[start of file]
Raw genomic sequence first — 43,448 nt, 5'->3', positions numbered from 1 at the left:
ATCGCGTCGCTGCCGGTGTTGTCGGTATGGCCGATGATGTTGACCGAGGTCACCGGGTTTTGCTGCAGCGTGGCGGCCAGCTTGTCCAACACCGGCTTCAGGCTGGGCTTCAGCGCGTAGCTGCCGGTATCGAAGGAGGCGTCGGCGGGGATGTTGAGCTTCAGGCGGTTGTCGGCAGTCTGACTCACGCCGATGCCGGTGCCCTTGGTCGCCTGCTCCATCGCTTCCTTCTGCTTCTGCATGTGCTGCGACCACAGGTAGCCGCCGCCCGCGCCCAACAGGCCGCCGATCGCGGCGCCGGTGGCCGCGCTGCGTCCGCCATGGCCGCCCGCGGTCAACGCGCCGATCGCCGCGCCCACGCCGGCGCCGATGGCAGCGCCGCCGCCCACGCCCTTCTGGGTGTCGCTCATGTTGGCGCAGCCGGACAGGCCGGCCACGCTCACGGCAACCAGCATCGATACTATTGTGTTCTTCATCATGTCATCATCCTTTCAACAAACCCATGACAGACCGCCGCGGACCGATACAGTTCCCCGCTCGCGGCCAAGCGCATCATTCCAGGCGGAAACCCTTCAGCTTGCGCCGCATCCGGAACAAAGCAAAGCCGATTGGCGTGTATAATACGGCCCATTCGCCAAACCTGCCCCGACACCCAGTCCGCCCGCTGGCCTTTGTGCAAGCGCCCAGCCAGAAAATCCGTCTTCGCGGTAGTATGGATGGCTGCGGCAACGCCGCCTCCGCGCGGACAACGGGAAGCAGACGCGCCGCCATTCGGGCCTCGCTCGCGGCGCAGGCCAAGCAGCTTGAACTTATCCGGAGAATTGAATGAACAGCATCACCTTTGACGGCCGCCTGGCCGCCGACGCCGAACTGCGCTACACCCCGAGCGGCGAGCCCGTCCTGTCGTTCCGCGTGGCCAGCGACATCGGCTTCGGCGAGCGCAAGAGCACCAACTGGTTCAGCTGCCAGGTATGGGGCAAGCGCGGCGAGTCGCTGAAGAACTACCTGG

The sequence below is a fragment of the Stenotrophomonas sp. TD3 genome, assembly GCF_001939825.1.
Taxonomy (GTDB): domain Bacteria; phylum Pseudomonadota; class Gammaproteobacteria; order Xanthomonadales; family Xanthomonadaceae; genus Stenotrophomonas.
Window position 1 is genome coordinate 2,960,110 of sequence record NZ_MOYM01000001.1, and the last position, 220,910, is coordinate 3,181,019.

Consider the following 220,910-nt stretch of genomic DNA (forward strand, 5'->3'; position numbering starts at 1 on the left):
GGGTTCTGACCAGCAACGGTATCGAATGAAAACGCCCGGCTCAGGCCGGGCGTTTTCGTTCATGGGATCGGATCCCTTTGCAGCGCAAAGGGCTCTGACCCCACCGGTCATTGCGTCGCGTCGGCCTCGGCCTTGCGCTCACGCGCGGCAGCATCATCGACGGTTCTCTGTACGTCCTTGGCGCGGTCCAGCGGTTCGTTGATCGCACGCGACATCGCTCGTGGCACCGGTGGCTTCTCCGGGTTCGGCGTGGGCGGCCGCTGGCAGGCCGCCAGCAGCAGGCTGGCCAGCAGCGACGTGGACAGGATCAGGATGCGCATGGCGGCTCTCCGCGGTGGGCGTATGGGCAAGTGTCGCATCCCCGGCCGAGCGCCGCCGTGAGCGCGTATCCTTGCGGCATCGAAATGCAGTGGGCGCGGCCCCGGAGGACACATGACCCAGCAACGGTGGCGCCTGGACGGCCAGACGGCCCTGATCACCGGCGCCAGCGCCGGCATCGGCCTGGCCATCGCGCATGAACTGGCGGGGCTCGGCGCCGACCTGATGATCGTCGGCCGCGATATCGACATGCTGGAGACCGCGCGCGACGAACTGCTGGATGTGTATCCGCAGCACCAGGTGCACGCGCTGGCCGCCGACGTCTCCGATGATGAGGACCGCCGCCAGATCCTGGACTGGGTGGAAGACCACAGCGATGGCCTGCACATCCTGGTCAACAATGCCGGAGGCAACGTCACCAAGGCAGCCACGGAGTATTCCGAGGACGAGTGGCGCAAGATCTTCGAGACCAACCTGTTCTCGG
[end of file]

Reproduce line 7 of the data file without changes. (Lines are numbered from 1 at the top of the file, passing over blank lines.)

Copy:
GGGTTCTGACCAGCAACGGTATCGAATGAAAACGCCCGGCTCAGGCCGGGCGTTTTCGTTCATGGGATCGGATCCCTTTGCAGCGCAAAGGGCTCTGACCCCACCGGTCATTGCGTCGCGTCGGCCTCGGCCTTGCGCTCACGCGCGGCAGCATCATCGACGGTTCTCTGTACGTCCTTGGCGCGGTCCAGCGGTTCGTTGATCGCACGCGACATCGCTCGTGGCACCGGTGGCTTCTCCGGGTTCGGCGTGGGCGGCCGCTGGCAGGCCGCCAGCAGCAGGCTGGCCAGCAGCGACGTGGACAGGATCAGGATGCGCATGGCGGCTCTCCGCGGTGGGCGTATGGGCAAGTGTCGCATCCCCGGCCGAGCGCCGCCGTGAGCGCGTATCCTTGCGGCATCGAAATGCAGTGGGCGCGGCCCCGGAGGACACATGACCCAGCAACGGTGGCGCCTGGACGGCCAGACGGCCCTGATCACCGGCGCCAGCGCCGGCATCGGCCTGGCCATCGCGCATGAACTGGCGGGGCTCGGCGCCGACCTGATGATCGTCGGCCGCGATATCGACATGCTGGAGACCGCGCGCGACGAACTGCTGGATGTGTATCCGCAGCACCAGGTGCACGCGCTGGCCGCCGACGTCTCCGATGATGAGGACCGCCGCCAGATCCTGGACTGGGTGGAAGACCACAGCGATGGCCTGCACATCCTGGTCAACAATGCCGGAGGCAACGTCACCAAGGCAGCCACGGAGTATTCCGAGGACGAGTGGCGCAAGATCTTCGAGACCAACCTGTTCTCGG